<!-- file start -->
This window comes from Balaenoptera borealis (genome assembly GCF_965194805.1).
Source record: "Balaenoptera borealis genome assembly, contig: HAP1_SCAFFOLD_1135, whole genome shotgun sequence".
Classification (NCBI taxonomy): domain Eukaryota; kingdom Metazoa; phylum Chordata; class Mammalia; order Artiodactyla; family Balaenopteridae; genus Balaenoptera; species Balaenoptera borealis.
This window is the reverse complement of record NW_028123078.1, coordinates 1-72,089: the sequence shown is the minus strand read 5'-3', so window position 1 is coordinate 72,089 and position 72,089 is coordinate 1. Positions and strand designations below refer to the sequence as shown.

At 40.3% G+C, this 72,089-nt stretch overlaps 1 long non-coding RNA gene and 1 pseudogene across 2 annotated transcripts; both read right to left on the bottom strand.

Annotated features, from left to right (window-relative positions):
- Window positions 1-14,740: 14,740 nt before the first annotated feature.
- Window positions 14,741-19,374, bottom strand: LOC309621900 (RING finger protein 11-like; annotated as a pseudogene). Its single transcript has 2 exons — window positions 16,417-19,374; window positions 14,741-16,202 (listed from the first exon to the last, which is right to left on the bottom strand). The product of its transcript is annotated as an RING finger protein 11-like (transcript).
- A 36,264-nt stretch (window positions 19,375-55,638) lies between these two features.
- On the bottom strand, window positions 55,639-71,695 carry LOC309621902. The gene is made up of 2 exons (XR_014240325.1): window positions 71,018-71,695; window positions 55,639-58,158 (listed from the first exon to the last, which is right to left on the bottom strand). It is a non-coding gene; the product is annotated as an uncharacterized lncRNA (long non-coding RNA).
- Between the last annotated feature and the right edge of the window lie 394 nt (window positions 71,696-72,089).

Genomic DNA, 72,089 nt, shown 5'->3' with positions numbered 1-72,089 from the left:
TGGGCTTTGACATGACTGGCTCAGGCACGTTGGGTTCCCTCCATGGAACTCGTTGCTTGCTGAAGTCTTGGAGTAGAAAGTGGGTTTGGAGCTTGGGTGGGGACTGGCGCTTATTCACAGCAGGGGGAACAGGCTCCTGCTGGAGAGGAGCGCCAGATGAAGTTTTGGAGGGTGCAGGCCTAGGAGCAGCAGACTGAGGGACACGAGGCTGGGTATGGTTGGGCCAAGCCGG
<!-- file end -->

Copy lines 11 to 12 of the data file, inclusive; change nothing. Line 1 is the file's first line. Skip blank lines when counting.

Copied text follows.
- Between the last annotated feature and the right edge of the window lie 394 nt (window positions 71,696-72,089).

Genomic DNA, 72,089 nt, shown 5'->3' with positions numbered 1-72,089 from the left: